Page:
Orange-necked Partridge Arborophila davidi


Taxonomic source(s)
del Hoyo, J., Collar, N.J., Christie, D.A., Elliott, A. and Fishpool, L.D.C. 2014. HBW and BirdLife International Illustrated Checklist of the Birds of the World. Volume 1: Non-passerines. Lynx Edicions BirdLife International, Barcelona, Spain and Cambridge, UK.

IUCN Red list criteria met and history
Red List criteria met
Critically Endangered Endangered Vulnerable
- - -

Red List history
Year Category Criteria
2019 Near Threatened B1ab(iii); C2a(i)
2016 Near Threatened B1b(iii); C2a(i)
2012 Near Threatened B1ab(iii);C2a(i)
2009 Near Threatened B1a+b(iii); C2a(i)
2008 Endangered
2004 Endangered
2000 Endangered
1996 Critically Endangered
1994 Critically Endangered
1988 Threatened
Species attributes

Migratory status not a migrant Forest dependency Medium
Land mass type Land-mass type - continent
Average mass -

Estimate Data quality
Extent of Occurrence breeding/resident (km2) 10,100 medium
Number of locations 11-100 -
Severely Fragmented -
Population and trend
Value Data quality Derivation Year of estimate
No. of mature individuals 2500-9999 poor suspected 2009
Population trend Decreasing poor inferred -
Decline (3 years/1 generation past) - - -
Decline (5 years/1 generation past) - - -
Decline (10 years/1 generation past) - - -
Decline (10 years/3 generation future) 10-19 - - -
Decline (10 years/3 generation past and future) 10-19 - - -
Number of subpopulations 2-100 - - -
Percentage in largest subpopulation 1-89 - - -
Generation length (yrs) 5.4 - - -

Population justification: The species is now known from many sites in southern Viet Nam and one site in Cambodia. The area of suitable habitat has been found to be more extensive than was previously thought, and given the population densities recorded in several congeners and their ability to persist in partly degraded habitats it seems likely that the population approaches 10,000 individuals, which equates to 6,667 mature individuals and it is thus placed in the band 2,500-9,999 mature individuals. The majority of the population occurs in southern Viet Nam, but the largest subpopulation is suspected to be close to as few as 1,000 mature individuals, depending on population connectivity in a region with highly discontinuous remaining suitable habitat.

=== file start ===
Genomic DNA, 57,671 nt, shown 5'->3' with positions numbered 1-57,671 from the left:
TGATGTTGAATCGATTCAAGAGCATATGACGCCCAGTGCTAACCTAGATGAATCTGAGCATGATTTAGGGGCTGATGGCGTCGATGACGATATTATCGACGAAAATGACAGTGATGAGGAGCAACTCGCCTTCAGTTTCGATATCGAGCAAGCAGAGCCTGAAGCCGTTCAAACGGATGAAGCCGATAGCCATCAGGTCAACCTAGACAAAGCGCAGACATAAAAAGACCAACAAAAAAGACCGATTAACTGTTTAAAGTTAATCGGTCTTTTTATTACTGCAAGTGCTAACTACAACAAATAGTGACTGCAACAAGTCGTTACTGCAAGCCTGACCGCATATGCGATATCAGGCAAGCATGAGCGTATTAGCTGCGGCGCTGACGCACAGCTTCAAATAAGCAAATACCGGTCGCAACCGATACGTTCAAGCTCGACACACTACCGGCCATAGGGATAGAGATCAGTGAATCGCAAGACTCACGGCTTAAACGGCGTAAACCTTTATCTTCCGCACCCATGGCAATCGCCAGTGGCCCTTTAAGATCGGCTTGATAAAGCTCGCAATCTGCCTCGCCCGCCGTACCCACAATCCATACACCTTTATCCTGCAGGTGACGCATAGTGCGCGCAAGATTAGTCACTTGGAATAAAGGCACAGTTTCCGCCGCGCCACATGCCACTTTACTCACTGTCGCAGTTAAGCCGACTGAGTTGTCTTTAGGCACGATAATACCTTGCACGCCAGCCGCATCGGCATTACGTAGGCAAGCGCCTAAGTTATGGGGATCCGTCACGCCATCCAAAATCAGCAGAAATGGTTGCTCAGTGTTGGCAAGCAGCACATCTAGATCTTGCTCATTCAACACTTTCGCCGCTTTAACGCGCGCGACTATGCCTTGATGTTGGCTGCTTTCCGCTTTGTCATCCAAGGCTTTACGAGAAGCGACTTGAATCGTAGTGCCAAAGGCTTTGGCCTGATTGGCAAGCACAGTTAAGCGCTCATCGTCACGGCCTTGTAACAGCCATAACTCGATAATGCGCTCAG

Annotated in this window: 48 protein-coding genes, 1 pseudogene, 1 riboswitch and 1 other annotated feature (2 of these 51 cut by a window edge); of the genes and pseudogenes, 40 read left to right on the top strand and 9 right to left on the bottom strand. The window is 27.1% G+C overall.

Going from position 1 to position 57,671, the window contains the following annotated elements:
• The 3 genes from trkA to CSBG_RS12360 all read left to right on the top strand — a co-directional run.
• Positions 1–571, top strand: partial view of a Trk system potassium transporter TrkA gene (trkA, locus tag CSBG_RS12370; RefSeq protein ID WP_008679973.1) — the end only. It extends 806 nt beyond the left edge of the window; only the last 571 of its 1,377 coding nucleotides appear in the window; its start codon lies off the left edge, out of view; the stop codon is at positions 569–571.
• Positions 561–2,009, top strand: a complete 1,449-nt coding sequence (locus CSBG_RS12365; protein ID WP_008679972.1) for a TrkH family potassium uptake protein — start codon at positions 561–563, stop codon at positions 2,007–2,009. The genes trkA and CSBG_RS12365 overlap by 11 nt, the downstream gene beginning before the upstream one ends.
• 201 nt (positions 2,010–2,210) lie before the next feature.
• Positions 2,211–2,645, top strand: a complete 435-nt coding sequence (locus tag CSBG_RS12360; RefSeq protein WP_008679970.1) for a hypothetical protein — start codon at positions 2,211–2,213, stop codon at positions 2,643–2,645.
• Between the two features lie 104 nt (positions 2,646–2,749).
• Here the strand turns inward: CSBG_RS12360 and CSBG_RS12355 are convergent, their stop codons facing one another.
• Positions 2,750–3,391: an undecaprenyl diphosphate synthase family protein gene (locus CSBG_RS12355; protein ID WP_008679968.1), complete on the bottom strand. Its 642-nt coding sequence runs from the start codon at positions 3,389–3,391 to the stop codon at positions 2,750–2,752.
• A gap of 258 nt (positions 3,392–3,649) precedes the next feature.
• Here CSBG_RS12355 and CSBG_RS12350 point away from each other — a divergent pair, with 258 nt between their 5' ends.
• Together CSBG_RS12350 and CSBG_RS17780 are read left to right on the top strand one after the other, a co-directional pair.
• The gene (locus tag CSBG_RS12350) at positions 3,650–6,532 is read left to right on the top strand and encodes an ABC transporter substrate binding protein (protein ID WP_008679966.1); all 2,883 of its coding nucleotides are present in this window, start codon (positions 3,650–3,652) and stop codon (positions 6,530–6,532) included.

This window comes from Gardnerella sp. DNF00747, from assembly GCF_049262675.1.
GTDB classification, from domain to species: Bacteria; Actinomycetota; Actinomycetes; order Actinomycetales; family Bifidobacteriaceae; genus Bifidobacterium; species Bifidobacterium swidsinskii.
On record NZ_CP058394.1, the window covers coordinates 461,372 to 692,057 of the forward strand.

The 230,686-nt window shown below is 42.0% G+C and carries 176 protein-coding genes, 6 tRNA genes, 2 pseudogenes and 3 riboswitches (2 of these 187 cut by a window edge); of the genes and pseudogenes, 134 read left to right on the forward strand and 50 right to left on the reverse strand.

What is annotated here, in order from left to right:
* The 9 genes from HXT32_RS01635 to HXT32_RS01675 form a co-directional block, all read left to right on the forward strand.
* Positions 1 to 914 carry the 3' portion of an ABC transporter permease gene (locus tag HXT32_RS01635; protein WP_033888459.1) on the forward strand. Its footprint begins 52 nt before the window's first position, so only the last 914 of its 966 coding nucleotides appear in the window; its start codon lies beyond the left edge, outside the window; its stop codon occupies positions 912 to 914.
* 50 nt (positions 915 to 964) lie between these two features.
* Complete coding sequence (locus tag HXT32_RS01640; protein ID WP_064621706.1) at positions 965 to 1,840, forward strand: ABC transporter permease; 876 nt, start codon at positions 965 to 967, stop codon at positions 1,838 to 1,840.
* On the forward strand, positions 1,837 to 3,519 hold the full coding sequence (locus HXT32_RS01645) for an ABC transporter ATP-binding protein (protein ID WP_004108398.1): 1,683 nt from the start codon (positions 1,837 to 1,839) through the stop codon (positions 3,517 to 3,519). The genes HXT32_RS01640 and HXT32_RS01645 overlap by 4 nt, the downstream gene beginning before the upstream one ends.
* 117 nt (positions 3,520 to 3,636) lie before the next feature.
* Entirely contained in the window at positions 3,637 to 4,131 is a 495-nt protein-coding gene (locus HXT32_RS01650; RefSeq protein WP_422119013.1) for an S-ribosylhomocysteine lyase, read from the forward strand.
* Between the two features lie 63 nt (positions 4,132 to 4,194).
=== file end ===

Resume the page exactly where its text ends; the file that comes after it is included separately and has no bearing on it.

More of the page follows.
Trend justification: This species is assumed to have declined owing to forest clearance and hunting within its small range, but it is probably tolerant to some degree of forest degradation. An analysis of deforestation from 2000 to 2012 found that forest within the species's range was lost at a rate equivalent to 18% over three generations (Tracewski et al. 2016). The population is therefore assumed to decline at a rate of 10-19% over three generations. Declines are thought to be continuing as forest clearance continues.

Country/territory distribution
Country/Territory Occurrence status Presence Resident Breeding Non-breeding Passage
Cambodia N Extant Yes
Vietnam N Extant Yes

Important Bird and Biodiversity Areas (IBA)
Country/Territory IBA Name
Vietnam Cat Loc
Vietnam Nam Cat Tien
Cambodia Snoul / Keo Sema / O Reang
Vietnam Cat Loc; Nam Cat Tien
Vietnam Bu Gia Map

Habitats & altitude
Habitat (level 1) Habitat (level 2) Importance Occurrence
Artificial/Terrestrial Plantations suitable resident
Forest Subtropical/Tropical Moist Lowland major resident
Shrubland Subtropical/Tropical Moist suitable resident
Altitude 120 - 600 m Occasional altitudinal limits  

Threats & impact
Threat (level 1) Threat (level 2) Impact and Stresses
Agriculture & aquaculture Annual & perennial non-timber crops - Small-holder farming Timing Scope Severity Impact
Ongoing Minority (<50%) Slow, Significant Declines Low Impact: 5
Ecosystem degradation, Ecosystem conversion
Biological resource use Hunting & trapping terrestrial animals - Intentional use (species is the target) Timing Scope Severity Impact
Ongoing Minority (<50%) Slow, Significant Declines Low Impact: 5
Species mortality
Biological resource use Logging & wood harvesting - Unintentional effects: (large scale) [harvest] Timing Scope Severity Impact
Ongoing Majority (50-90%) Slow, Significant Declines Medium Impact: 6
Ecosystem degradation, Ecosystem conversion

Purpose Primary form used Life stage used Source Scale Level Timing
Food - human - - Non-trivial Recent

Recommended citation
BirdLife International (2022) Species factsheet: Arborophila davidi. Downloaded from http://www.birdlife.org on 17/08/2022. Recommended citation for factsheets for more than one species: BirdLife International (2022) IUCN Red List for birds. Downloaded from http://www.birdlife.org on 17/08/2022.